This yield curve shape tends to happen over my survey period at a time when change is about to happen (4 of 7 times — 1971, 1977, 1993 and 2004), and one where the FOMC will raise rates aggressively (3 of 7 times — 1977, 1993 and 2004) after fed funds have been left too low for too long. 2 out of 7 times, this yield curve shape appears near the end of a loosening cycle (1991 and 2001). 1 out of 7 times it appears before a deep recession, as in 1971. 1 out of 7 times it appears in the midst of an uncertain recovery — 2010. 3 out 7 times, inflation will rise significantly, such as in 1971, 1977 and 2004.
My tentative conclusion is this… the fed funds rate has been too low for too long, and we will see a rapid rise in rates, unless the weak economy chokes it off because it can’t tolerate any significant rate increases. One final note before I close: when the tightening starts, watch the long end of the yield curve. I did this 2004-7, and it helped me understand what would happen better than most observers. If the yield of the long bond moves down, or even stays even, the FOMC probably won’t persist in raising rates much, as the economy is too weak. If the long bond runs higher, it might be a doozy of a tightening cycle.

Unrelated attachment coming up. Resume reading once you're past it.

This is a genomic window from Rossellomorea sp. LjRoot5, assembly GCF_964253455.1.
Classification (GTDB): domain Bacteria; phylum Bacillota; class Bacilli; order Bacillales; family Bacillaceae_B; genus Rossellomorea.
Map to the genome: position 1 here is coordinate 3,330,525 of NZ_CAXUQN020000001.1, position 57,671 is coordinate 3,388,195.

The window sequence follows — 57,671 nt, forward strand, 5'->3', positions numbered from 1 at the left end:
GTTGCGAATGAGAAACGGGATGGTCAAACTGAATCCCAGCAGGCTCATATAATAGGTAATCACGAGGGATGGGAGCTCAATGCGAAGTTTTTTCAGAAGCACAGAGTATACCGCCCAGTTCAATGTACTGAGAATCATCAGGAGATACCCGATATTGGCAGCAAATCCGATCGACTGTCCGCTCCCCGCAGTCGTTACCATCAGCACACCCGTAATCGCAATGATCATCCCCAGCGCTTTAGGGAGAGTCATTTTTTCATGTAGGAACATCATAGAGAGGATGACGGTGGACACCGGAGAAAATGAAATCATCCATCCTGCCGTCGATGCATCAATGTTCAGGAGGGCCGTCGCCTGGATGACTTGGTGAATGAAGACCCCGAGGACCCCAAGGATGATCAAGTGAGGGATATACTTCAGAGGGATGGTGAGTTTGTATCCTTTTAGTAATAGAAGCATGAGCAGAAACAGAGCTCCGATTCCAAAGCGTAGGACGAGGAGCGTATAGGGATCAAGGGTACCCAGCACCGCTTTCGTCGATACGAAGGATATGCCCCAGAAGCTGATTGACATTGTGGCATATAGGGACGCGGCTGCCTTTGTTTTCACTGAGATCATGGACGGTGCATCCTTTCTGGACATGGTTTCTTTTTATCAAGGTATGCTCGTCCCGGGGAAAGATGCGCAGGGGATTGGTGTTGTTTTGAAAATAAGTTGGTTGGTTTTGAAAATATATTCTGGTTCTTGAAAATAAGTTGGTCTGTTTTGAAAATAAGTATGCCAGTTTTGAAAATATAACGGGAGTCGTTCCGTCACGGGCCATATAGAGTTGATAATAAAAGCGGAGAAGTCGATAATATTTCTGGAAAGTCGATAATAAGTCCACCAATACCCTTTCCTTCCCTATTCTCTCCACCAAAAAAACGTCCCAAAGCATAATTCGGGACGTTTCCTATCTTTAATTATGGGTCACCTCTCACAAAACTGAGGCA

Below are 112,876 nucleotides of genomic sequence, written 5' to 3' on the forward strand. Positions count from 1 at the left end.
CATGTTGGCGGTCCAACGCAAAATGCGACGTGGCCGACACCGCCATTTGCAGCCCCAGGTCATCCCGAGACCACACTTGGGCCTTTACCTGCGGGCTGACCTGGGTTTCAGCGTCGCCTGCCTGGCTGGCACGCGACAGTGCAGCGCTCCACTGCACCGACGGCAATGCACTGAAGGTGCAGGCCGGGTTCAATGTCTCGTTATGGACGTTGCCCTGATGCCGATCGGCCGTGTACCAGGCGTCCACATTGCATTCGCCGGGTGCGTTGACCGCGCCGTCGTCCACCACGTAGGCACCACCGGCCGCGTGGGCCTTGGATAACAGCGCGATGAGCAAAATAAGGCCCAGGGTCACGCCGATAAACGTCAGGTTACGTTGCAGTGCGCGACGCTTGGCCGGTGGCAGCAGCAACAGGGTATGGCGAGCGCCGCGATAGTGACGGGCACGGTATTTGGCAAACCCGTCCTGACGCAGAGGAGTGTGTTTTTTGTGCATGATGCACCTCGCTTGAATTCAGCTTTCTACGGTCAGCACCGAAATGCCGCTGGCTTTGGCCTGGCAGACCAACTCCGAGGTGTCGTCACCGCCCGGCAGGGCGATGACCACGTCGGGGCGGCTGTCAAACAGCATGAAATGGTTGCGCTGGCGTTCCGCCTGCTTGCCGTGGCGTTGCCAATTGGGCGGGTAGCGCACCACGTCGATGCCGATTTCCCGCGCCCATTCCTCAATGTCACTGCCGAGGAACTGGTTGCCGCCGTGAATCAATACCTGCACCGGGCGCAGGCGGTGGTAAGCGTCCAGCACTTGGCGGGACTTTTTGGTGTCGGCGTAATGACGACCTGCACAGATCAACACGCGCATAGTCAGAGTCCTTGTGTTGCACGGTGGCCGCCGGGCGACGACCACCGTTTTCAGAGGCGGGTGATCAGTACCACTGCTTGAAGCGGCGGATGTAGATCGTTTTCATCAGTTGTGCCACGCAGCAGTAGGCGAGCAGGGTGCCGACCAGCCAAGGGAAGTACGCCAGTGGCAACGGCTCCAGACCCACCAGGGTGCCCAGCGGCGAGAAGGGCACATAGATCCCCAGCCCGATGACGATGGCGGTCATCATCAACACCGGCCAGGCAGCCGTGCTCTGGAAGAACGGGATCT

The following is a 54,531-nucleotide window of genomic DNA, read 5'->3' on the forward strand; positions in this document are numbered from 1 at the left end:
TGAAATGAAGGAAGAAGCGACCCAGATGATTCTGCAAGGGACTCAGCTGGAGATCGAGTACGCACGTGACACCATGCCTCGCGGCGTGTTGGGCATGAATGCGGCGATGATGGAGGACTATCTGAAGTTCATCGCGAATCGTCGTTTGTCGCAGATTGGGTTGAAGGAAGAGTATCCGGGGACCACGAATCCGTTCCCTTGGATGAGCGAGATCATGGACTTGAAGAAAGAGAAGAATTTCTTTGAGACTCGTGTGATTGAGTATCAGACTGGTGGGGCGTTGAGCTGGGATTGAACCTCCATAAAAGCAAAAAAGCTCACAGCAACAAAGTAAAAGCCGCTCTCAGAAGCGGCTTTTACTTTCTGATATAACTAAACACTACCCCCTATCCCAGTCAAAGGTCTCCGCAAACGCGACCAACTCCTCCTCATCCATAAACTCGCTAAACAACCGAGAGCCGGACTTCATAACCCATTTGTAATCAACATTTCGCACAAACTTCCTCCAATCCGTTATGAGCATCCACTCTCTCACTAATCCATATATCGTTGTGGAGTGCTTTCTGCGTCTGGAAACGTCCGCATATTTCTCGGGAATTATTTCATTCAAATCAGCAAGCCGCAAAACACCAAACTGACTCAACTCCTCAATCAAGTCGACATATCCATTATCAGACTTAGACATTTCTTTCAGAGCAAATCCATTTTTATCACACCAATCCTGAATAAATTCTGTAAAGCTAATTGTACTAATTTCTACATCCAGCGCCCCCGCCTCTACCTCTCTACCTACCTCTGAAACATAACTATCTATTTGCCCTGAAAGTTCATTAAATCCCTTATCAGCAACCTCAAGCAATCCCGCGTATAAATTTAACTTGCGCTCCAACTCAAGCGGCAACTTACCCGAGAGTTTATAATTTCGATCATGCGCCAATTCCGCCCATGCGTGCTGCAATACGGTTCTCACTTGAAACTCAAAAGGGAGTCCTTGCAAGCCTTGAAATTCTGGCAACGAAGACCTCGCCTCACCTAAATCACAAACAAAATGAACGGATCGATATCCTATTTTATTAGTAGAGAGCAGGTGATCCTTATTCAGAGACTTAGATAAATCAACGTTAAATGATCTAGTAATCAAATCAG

And , for those that speculate, look for places that can’t tolerate or would love higher short rates. Same for moves in the long bond either way, or wider credit spreads — they can’t get that much tighter.
This is an unusual environment, and as I like to say, “Unusual typically begets unusual, it does not beget normal.” What I don’t know is how unusual and where. Those getting those answers right will do better than most. But if you can’t figure it out, don’t take much risk.